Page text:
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Seeking Blackbeard’s Pirate Treasure

 
Isles of Shoals Pirate Search  (continued)

Honeymoon cottage on Lunging Island (c) SeacoastNH.com

Anticipating the encroaching flood, the team from Hager-Richter Geoscience quickly cordoned off the treasure search zone with little red flags. One member wearing a back-pack-like device wheeled a cart over the area in measured rows, while others watch for signs of hidden silver bars beneath the rock and sand. A barge with a drill rig was due in from Rockland, Maine the next day to make a small test hole through what appeared to my untrained eye like a whole lot of solid rock that hadn't moved since long before human beings were pond scum. But no one was complaining. The geophysicists were happy as clams to be on the most beautiful island on the Shoals. It's a far cry from the hazardous waste dumps, landfills, highways and airports where they usually work.

The film crew wasn’t missing any of the action. The camera panned right to take in the Randall's historic shingled summer home that has grown around a 150 year old fishing hut. "Uncle" Oscar Laighton, poet Celia Thaxter's brother, actually owned the island for a time. Oscar died just shy of his 100th birthday and Prudy remembers him well. The camera panned left over Square Rock to the little hut and the old outhouse on the far side of Lunging toward the lighthouse on White. The camera continue around catching the side of the Oceanic Hotel on Star, the two buildings on Smuttynose, then over to Appledore. The Laightons owned all of it at one time, and any legend that attracted more summer tourists to their summer island retreats was a good legend indeed.

"What do you think about the Blackbeard story?" one of the scientists asked me as the camera crew moved off toward the distant rocks for some heavy surf shots. Prudy was not due in until the 11 am boat, so as the ranking amateur historian on the island, I offered my expert opinion.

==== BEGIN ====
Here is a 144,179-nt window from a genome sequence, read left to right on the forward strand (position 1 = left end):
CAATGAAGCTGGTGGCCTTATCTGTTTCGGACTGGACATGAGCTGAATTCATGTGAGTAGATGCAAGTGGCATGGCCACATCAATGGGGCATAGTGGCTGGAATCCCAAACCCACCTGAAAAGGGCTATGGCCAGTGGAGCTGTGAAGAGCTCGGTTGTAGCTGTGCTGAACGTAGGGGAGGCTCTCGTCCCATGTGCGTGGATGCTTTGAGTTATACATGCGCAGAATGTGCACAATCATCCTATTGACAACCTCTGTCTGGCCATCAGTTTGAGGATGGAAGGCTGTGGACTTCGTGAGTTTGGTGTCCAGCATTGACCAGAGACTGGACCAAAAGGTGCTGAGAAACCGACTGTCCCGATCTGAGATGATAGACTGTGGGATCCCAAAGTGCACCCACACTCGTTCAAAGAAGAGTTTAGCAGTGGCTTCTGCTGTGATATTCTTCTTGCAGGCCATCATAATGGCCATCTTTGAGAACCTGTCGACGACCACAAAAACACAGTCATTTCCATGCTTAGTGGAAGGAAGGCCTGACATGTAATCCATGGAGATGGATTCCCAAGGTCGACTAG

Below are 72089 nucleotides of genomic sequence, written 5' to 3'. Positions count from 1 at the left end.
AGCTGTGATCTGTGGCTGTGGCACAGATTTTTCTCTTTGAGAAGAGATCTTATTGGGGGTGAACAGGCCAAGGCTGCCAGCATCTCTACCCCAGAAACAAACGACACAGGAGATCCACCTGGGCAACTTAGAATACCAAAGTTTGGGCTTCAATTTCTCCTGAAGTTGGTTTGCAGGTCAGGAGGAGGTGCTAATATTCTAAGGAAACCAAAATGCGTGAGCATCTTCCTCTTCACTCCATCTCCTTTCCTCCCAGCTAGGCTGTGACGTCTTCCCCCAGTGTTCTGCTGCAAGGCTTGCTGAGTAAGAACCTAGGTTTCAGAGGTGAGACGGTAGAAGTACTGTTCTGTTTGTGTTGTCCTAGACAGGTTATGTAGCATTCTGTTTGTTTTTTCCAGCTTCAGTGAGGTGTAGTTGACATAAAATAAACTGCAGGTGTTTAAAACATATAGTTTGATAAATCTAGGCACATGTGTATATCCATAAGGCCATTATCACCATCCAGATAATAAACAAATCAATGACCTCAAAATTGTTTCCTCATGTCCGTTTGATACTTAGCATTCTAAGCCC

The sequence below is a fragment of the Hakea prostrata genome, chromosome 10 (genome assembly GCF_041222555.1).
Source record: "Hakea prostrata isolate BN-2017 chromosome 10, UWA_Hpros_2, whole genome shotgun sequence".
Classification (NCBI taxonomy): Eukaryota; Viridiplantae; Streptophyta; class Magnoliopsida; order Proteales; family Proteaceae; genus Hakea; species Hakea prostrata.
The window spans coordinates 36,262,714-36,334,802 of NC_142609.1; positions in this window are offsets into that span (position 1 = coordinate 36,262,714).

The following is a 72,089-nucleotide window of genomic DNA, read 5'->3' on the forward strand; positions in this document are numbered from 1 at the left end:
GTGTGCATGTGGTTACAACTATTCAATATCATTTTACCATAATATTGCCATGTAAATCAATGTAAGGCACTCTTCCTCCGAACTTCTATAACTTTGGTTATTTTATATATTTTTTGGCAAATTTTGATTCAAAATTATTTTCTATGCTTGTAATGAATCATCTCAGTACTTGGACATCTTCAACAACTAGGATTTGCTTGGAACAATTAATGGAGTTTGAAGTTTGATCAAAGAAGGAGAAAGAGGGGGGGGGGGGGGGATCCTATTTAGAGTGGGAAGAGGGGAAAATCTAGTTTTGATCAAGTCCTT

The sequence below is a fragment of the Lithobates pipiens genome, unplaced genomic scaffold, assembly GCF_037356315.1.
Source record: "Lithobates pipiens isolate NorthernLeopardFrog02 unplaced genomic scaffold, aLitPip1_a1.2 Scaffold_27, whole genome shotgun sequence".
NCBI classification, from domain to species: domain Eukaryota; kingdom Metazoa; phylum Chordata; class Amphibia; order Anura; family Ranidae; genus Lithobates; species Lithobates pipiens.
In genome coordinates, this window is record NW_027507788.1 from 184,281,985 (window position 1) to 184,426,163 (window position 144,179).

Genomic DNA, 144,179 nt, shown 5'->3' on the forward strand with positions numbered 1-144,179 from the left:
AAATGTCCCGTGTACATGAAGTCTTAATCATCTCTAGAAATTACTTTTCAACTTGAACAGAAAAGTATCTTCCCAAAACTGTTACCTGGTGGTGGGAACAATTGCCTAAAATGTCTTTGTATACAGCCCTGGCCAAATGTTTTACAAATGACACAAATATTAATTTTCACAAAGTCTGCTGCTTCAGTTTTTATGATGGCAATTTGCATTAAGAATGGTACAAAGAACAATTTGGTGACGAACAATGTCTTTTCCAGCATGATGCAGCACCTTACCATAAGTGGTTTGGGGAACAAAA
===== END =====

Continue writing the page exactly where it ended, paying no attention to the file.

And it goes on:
"It's a good story all right," I said, shrugging. "But it ain’t history."

After days of research, I had not found an authorized account of Blackbeard at the Isles of Shoals. In the window of the New England Pirate Museum in Salem, MA I once saw a diorama of Blackbeard burying treasure at the Shoals. The model looks a lot like Smuttynose. Students who visit the museum are told decisively that the treasure is at Lunging. I called museum owner Nancy Hurrell at the time and asked where that story came from. She referred me to a book by Robert Ellis Cahill called "Pirates and Lost Treasure."

Cahill, a former owner of the pirate museum and author of 27 small self-published books on New England lore gets very specific. According to his book: "Blackbeard's treasure is buried at the landing side of the beach facing the Star Island Hotel, halfway across the halfmoon stretch of beach." That's precisely where the crew was digging, all right, exactly the same spot pointed out by Prudy Randall. After leaving his 13th wife to guard the spot, Edward Teach, aka Blackbeard, sailed off to the Carolinas. There he blockaded Charleston with several ships and 700 men, was pardoned by the king, then settled down in Bath, North Carolina with Mary Ormond, the 14th Mrs. Blackbeard. Teach was betrayed by a southern governor who had been sharing in his booty and died with 20 knife and five gunshot wounds soon after. Asked where he buried his treasure Blackbeard reportedly said that only he and the devil knew. Cahill's book is full of great pirate details, but does not mention where he got his Lunging Island data. In all my preparation, I couldn't find any corroborating data. With the History Channel cameras pointed in my direction, I said exactly that. And guess what? They chose not to air my anti-Blackbeard sound bites.

By noon, with the water rising, half the scientists were stranded on the cottage side of the island. The rest of us were left sitting in the glaring fall sun on the food and outhouse side. The MV Uncle Oscar returned with Prudy Randall, field producer Richard Baron and four local actors with pirate costumes in drycleaning bags. Captain Peter, like the ferryman on the River Styx, continued rowing the population to and from each side of the island. The actress playing the ghost of Blackbeard's wife stood next to me in a diaphanous gown.

"She should say -- "He will come back! He will come back!'" I told director Tom Jennings. That's the legendary line, and the same line summer guests shout at each other each time the ferry leaves the Isles of Shoals.

"I like it," Tom said. "That's good."

CONTINUE to read BLACKBEARD SEARCH

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